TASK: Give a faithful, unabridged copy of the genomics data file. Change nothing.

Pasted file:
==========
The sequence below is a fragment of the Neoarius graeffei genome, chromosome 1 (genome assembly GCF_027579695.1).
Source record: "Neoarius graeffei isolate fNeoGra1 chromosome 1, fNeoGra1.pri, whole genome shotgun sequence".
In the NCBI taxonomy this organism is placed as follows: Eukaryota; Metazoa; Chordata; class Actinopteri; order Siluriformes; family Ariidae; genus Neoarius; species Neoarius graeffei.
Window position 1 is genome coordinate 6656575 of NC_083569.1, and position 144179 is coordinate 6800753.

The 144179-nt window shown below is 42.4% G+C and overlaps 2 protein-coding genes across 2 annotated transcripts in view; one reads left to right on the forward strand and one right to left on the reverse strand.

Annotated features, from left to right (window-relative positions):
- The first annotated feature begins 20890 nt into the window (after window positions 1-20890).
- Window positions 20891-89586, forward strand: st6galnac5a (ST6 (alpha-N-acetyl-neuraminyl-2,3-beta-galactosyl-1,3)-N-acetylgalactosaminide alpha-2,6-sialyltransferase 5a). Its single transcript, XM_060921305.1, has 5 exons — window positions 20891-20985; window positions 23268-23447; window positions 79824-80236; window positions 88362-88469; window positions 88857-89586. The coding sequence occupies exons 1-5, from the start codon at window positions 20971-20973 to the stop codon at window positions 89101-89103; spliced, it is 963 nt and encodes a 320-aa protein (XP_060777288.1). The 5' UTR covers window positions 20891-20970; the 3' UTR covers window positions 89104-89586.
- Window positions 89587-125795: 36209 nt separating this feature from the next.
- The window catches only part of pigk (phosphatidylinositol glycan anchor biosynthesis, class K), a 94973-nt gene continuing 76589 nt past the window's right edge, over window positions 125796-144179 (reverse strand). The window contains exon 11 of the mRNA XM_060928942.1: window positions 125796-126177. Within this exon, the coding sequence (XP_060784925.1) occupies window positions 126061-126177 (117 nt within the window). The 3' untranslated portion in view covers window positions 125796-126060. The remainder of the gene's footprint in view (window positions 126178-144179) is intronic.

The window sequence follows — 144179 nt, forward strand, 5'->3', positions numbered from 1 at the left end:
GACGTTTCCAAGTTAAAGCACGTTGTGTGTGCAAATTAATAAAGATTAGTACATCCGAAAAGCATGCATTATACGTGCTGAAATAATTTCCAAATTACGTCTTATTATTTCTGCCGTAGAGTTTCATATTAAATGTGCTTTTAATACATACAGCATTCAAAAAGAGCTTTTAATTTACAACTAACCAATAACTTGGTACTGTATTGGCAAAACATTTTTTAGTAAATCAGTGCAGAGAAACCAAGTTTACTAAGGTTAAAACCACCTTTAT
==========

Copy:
The sequence below is a fragment of the Neoarius graeffei genome, chromosome 1 (genome assembly GCF_027579695.1).
Source record: "Neoarius graeffei isolate fNeoGra1 chromosome 1, fNeoGra1.pri, whole genome shotgun sequence".
In the NCBI taxonomy this organism is placed as follows: Eukaryota; Metazoa; Chordata; class Actinopteri; order Siluriformes; family Ariidae; genus Neoarius; species Neoarius graeffei.
Window position 1 is genome coordinate 6656575 of NC_083569.1, and position 144179 is coordinate 6800753.

The 144179-nt window shown below is 42.4% G+C and overlaps 2 protein-coding genes across 2 annotated transcripts in view; one reads left to right on the forward strand and one right to left on the reverse strand.

Annotated features, from left to right (window-relative positions):
- The first annotated feature begins 20890 nt into the window (after window positions 1-20890).
- Window positions 20891-89586, forward strand: st6galnac5a (ST6 (alpha-N-acetyl-neuraminyl-2,3-beta-galactosyl-1,3)-N-acetylgalactosaminide alpha-2,6-sialyltransferase 5a). Its single transcript, XM_060921305.1, has 5 exons — window positions 20891-20985; window positions 23268-23447; window positions 79824-80236; window positions 88362-88469; window positions 88857-89586. The coding sequence occupies exons 1-5, from the start codon at window positions 20971-20973 to the stop codon at window positions 89101-89103; spliced, it is 963 nt and encodes a 320-aa protein (XP_060777288.1). The 5' UTR covers window positions 20891-20970; the 3' UTR covers window positions 89104-89586.
- Window positions 89587-125795: 36209 nt separating this feature from the next.
- The window catches only part of pigk (phosphatidylinositol glycan anchor biosynthesis, class K), a 94973-nt gene continuing 76589 nt past the window's right edge, over window positions 125796-144179 (reverse strand). The window contains exon 11 of the mRNA XM_060928942.1: window positions 125796-126177. Within this exon, the coding sequence (XP_060784925.1) occupies window positions 126061-126177 (117 nt within the window). The 3' untranslated portion in view covers window positions 125796-126060. The remainder of the gene's footprint in view (window positions 126178-144179) is intronic.

The window sequence follows — 144179 nt, forward strand, 5'->3', positions numbered from 1 at the left end:
GACGTTTCCAAGTTAAAGCACGTTGTGTGTGCAAATTAATAAAGATTAGTACATCCGAAAAGCATGCATTATACGTGCTGAAATAATTTCCAAATTACGTCTTATTATTTCTGCCGTAGAGTTTCATATTAAATGTGCTTTTAATACATACAGCATTCAAAAAGAGCTTTTAATTTACAACTAACCAATAACTTGGTACTGTATTGGCAAAACATTTTTTAGTAAATCAGTGCAGAGAAACCAAGTTTACTAAGGTTAAAACCACCTTTAT